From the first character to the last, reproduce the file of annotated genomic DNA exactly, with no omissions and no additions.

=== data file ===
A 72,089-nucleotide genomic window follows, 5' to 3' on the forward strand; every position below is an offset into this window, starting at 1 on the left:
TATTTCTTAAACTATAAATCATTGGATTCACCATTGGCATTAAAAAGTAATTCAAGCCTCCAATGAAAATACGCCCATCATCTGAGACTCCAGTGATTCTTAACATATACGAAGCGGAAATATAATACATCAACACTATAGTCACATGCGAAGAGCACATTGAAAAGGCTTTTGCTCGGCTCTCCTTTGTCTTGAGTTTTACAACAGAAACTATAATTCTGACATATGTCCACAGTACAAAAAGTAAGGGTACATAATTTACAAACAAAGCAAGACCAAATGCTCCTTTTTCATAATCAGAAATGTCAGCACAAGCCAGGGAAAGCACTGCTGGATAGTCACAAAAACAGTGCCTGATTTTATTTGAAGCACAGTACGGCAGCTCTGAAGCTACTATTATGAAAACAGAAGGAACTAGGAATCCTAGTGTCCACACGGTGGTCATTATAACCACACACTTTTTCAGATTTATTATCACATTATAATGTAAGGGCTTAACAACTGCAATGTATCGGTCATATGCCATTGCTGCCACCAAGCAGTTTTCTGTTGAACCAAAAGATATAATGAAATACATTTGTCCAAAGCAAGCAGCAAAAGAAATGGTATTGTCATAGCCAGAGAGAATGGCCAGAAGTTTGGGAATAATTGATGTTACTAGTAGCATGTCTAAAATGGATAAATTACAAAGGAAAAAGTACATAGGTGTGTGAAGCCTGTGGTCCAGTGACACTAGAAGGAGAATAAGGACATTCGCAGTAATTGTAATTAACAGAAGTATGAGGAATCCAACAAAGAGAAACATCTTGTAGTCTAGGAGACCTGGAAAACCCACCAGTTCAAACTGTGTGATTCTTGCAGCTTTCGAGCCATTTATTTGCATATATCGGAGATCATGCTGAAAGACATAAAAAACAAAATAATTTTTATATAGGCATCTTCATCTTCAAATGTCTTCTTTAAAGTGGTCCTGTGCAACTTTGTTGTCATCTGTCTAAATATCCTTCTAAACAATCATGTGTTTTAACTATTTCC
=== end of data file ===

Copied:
A 72,089-nucleotide genomic window follows, 5' to 3' on the forward strand; every position below is an offset into this window, starting at 1 on the left:
TATTTCTTAAACTATAAATCATTGGATTCACCATTGGCATTAAAAAGTAATTCAAGCCTCCAATGAAAATACGCCCATCATCTGAGACTCCAGTGATTCTTAACATATACGAAGCGGAAATATAATACATCAACACTATAGTCACATGCGAAGAGCACATTGAAAAGGCTTTTGCTCGGCTCTCCTTTGTCTTGAGTTTTACAACAGAAACTATAATTCTGACATATGTCCACAGTACAAAAAGTAAGGGTACATAATTTACAAACAAAGCAAGACCAAATGCTCCTTTTTCATAATCAGAAATGTCAGCACAAGCCAGGGAAAGCACTGCTGGATAGTCACAAAAACAGTGCCTGATTTTATTTGAAGCACAGTACGGCAGCTCTGAAGCTACTATTATGAAAACAGAAGGAACTAGGAATCCTAGTGTCCACACGGTGGTCATTATAACCACACACTTTTTCAGATTTATTATCACATTATAATGTAAGGGCTTAACAACTGCAATGTATCGGTCATATGCCATTGCTGCCACCAAGCAGTTTTCTGTTGAACCAAAAGATATAATGAAATACATTTGTCCAAAGCAAGCAGCAAAAGAAATGGTATTGTCATAGCCAGAGAGAATGGCCAGAAGTTTGGGAATAATTGATGTTACTAGTAGCATGTCTAAAATGGATAAATTACAAAGGAAAAAGTACATAGGTGTGTGAAGCCTGTGGTCCAGTGACACTAGAAGGAGAATAAGGACATTCGCAGTAATTGTAATTAACAGAAGTATGAGGAATCCAACAAAGAGAAACATCTTGTAGTCTAGGAGACCTGGAAAACCCACCAGTTCAAACTGTGTGATTCTTGCAGCTTTCGAGCCATTTATTTGCATATATCGGAGATCATGCTGAAAGACATAAAAAACAAAATAATTTTTATATAGGCATCTTCATCTTCAAATGTCTTCTTTAAAGTGGTCCTGTGCAACTTTGTTGTCATCTGTCTAAATATCCTTCTAAACAATCATGTGTTTTAACTATTTCC